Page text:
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Marketing Work Comp Legal Services - Part 1

Monday, September 2, 2002 | 948 | 0 | min read

The practice of law is necessarily a personal service. Marketing the law practice is also a personal activity. The general rule is that advertising is good for name recognition and building leads, but when it comes down to hiring a lawyer, the prospective client is going to remember personal attributes.

Personal professional attributes are developed two ways: front office marketing (which despite the term, most professionals are aware of) and back office marketing (which despite the term, most professionals frankly have no clue about). This article will focus on the most obvious, front office marketing - direct contact with prospective clients and referral sources.

This doesn't mean that you have to glad hand everyone that you come in contact with - a personal reputation can be built in a public way. One of the first steps to professional services marketing is ensuring that your name has a good reputation, because most clients come from secondary sources of referral rather than direct contact. If your name is associated with professionalism, you will beat out your competitor for the business that either doesn't have name recognition or suffers from negative name recognition.

One way to build your public name recognition is publicize yourself and your skills. Do this by volunteering for speaking engagements, writing articles or publishing, and attending industry conferences and seminars.

Speaking engagements are a particularly effective way to build your name recognition because people get to see and hear you. You must come across to your audience competent, knowledgeable and authoritative. Most trial lawyers have the skill sets necessary to engage an audience in this manner - you must come off confident, speak clearly, show excitement for the topic, and be able to captivate the audience. As a kid, were you one to volunteer for school plays? Sort of the class clown? Able to thrill others with your oratory skills? If so, then speaking engagements are going to be particularly effective for you. But don't forget to practice, practice, practice. You want to be polished, and present flawlessly, even if the presentation arena isn't perfect.

Another avenue of front office marketing that is effective, particularly over the long haul, is publishing. Writing articles within your area of expertise for industry trade magazines wont' turn into instant cash, but you will be remembered for a long time afterwards. Publishers are always hungry for content. Don't be shy about contacting the publisher with article proposals or drafts, and don't be discouraged about rejections. Like presentations, authoring professional quality articles for publication takes some skill sets that are developed over time, but eventually pay off.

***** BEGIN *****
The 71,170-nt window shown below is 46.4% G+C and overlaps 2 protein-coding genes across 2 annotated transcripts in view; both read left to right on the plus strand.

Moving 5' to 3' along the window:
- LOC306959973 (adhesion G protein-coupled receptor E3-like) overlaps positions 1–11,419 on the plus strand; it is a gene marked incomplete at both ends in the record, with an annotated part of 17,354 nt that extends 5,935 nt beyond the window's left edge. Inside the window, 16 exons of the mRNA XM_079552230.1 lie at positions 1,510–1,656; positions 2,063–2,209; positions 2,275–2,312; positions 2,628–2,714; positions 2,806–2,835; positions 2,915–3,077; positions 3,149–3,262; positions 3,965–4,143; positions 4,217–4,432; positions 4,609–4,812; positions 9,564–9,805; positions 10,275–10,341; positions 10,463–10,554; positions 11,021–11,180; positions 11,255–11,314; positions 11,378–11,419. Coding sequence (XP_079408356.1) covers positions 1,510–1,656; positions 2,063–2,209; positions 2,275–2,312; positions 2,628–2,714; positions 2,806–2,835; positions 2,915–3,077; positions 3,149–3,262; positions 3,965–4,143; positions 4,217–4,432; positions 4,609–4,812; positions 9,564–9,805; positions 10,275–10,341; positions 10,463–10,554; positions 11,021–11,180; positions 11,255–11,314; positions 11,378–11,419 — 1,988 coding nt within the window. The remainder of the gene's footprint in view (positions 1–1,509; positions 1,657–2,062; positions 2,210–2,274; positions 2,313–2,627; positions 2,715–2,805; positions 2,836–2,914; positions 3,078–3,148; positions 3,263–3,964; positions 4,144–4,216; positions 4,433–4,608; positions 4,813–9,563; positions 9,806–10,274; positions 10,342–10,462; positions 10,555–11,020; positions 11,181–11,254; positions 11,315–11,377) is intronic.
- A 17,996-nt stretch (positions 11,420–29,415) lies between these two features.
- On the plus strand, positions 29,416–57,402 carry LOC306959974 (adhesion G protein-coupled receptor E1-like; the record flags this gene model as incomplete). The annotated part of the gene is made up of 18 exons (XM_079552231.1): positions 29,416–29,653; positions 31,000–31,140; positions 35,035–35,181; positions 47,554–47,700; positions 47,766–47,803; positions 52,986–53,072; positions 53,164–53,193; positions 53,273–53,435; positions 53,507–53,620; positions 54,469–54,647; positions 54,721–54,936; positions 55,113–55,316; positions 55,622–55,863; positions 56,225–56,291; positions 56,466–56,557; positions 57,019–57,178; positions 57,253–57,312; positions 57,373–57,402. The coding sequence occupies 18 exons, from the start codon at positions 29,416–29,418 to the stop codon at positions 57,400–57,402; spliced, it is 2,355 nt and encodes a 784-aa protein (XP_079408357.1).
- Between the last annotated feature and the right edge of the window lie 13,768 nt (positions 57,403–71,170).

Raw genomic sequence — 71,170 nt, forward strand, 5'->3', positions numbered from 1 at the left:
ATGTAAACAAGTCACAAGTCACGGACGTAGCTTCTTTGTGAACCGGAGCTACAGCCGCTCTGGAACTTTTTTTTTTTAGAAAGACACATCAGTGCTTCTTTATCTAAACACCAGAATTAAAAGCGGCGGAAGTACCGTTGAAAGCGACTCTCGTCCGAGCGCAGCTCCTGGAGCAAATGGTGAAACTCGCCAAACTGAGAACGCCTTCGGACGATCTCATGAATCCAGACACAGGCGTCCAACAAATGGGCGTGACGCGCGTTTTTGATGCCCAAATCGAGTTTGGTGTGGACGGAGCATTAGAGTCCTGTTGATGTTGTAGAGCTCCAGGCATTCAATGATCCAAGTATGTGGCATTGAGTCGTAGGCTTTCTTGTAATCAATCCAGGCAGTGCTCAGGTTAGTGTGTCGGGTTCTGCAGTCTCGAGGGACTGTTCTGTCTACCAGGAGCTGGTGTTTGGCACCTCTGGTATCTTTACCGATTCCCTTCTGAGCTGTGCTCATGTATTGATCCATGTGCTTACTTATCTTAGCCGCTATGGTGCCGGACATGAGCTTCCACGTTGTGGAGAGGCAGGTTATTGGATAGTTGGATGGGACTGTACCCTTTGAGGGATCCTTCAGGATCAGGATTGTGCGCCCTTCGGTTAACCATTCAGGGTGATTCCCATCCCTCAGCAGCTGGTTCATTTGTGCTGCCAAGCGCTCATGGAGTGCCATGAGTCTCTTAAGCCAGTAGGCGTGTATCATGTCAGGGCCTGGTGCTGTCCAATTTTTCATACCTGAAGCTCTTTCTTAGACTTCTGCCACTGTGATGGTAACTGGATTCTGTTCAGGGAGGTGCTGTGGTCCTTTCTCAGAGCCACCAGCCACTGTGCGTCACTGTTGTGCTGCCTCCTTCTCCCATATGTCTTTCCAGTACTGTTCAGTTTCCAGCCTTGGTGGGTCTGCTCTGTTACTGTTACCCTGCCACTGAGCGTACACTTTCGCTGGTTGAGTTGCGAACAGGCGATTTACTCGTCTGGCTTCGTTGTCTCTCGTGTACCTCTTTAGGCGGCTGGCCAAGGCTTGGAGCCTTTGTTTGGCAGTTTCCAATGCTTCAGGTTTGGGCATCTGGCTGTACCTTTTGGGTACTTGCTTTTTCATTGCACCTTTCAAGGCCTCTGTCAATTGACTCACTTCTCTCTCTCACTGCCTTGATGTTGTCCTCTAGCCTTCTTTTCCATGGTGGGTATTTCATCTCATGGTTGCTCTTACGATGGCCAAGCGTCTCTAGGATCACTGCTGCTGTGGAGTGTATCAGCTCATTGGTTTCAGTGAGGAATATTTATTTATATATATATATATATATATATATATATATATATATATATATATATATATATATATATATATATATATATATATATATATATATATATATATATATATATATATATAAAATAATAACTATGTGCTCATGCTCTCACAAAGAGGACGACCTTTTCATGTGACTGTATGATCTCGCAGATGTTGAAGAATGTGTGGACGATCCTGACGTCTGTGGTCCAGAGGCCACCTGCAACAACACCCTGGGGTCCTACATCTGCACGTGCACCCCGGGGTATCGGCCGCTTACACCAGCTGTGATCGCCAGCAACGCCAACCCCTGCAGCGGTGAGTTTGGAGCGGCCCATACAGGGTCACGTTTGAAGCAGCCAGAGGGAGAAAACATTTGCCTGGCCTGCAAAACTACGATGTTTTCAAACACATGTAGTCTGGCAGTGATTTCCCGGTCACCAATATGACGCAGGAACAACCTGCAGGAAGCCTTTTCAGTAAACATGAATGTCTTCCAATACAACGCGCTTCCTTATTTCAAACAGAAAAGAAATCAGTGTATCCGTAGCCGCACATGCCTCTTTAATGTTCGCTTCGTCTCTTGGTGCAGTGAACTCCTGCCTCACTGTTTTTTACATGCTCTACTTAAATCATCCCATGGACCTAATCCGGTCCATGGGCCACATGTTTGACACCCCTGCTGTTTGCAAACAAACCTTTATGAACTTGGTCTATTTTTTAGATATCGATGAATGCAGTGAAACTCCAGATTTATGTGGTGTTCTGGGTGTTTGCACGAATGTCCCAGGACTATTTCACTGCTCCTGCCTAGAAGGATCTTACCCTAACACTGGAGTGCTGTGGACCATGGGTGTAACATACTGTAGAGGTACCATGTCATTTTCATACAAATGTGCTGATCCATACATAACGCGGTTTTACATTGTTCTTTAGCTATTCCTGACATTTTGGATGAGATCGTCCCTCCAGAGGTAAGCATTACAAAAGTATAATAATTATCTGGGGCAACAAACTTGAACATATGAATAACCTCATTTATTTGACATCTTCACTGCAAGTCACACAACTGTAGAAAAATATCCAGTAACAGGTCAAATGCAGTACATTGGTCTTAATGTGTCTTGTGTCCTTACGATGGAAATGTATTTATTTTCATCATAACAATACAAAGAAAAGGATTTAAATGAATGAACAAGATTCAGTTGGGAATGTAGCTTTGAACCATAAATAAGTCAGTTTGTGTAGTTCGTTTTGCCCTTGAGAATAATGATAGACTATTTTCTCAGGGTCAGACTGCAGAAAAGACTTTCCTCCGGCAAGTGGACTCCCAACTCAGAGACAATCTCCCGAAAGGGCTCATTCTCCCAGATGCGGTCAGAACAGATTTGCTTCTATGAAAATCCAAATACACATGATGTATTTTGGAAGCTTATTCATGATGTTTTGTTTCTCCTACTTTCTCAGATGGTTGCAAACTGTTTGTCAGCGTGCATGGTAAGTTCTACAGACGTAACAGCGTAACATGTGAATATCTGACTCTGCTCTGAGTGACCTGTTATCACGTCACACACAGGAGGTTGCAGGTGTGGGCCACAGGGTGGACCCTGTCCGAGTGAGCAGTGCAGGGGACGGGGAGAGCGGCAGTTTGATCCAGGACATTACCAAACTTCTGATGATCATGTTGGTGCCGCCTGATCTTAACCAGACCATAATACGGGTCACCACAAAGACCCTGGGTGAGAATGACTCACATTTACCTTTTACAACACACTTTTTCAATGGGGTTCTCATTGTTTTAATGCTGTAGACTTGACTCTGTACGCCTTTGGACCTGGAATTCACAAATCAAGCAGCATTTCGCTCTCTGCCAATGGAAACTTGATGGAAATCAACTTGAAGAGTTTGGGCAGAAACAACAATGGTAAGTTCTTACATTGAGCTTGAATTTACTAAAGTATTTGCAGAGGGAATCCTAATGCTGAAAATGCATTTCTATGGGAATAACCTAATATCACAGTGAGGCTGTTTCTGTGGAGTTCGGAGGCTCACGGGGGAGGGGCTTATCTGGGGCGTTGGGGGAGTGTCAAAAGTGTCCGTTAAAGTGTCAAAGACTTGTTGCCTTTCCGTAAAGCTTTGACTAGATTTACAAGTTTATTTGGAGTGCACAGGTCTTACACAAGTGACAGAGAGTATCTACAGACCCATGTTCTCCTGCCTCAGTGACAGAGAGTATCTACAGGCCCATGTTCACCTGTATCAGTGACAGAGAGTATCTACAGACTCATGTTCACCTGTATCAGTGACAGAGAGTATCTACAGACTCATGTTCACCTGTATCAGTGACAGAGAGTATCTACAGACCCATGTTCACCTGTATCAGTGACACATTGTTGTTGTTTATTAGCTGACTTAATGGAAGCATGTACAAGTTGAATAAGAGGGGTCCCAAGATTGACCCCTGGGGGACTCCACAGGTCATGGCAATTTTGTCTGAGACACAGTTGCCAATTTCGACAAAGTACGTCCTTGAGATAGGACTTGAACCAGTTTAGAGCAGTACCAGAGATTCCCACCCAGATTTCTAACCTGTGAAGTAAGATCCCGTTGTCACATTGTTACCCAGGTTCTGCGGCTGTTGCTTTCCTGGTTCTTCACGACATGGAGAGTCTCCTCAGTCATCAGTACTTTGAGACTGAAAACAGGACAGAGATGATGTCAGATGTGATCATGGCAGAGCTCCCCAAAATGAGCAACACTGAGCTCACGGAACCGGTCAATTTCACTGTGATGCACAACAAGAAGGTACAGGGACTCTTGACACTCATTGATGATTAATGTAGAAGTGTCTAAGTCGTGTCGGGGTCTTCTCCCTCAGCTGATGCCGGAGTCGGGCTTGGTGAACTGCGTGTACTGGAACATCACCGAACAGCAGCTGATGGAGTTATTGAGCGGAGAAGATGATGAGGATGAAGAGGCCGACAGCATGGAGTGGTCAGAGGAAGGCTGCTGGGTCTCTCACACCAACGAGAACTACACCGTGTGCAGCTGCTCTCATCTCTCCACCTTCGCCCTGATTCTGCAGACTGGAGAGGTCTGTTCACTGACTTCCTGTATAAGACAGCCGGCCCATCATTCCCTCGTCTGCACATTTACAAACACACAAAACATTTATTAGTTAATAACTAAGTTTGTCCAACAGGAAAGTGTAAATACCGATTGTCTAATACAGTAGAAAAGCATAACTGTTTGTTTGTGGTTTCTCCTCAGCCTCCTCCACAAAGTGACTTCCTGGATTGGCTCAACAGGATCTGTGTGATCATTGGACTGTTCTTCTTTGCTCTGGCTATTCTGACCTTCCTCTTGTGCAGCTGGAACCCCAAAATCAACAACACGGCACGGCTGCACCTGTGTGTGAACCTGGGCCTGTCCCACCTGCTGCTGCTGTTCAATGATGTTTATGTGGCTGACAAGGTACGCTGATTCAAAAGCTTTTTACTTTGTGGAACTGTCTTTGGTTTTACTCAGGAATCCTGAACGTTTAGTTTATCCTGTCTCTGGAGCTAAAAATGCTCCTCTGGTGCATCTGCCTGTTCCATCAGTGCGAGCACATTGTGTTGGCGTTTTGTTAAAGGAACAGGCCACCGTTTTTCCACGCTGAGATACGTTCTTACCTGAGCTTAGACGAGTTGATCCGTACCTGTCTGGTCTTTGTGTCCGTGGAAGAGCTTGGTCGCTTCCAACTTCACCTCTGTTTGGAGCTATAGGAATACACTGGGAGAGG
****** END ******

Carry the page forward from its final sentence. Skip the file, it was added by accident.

The key to landing your article on the pages before a captive audience is first to be knowledgeable about your audience, then make sure that your article "speaks" to them in a language that they will understand. For instance, if you were writing an article about discrimination in a workers' compensation case for a union's monthly member communique, do not use technical legal terms, and keep the article short and concise. That audience wants to know the bottom line, not the fine technical attributes of a discrimination presentation. On the other hand, if the article is for a legal journal with the intent of getting cross-professional referrals, then your technical knowledge should be of interest to the audience.

Attending industry conferences and seminars, or glad-handing as we like to refer to it, is effective for putting your face in front of prospective referral sources one on one. Be ready with your business card, have a smile, and don't be afraid to introduce yourself. Avoid the hard sell, but let people you introduce yourself to know what you do, and where you do it, and return the favor by requesting such information from them. The key is to engage the contact in personal dialogue. If they remember something unique about you, even if it is unrelated to your professional offering, then you are closer to receiving that all important initial referral from that person.

In future articles we'll look at the all important, but frequently neglected, back office marketing.

Author Lynn Hartzell is the owner of Lynn Hartzell & Associates, and specializes in marketing professionals to the workers' compensation community. She can be reached at 626-331-7027, or by e-mail at lynn_hartzell@workcompcentral.com.


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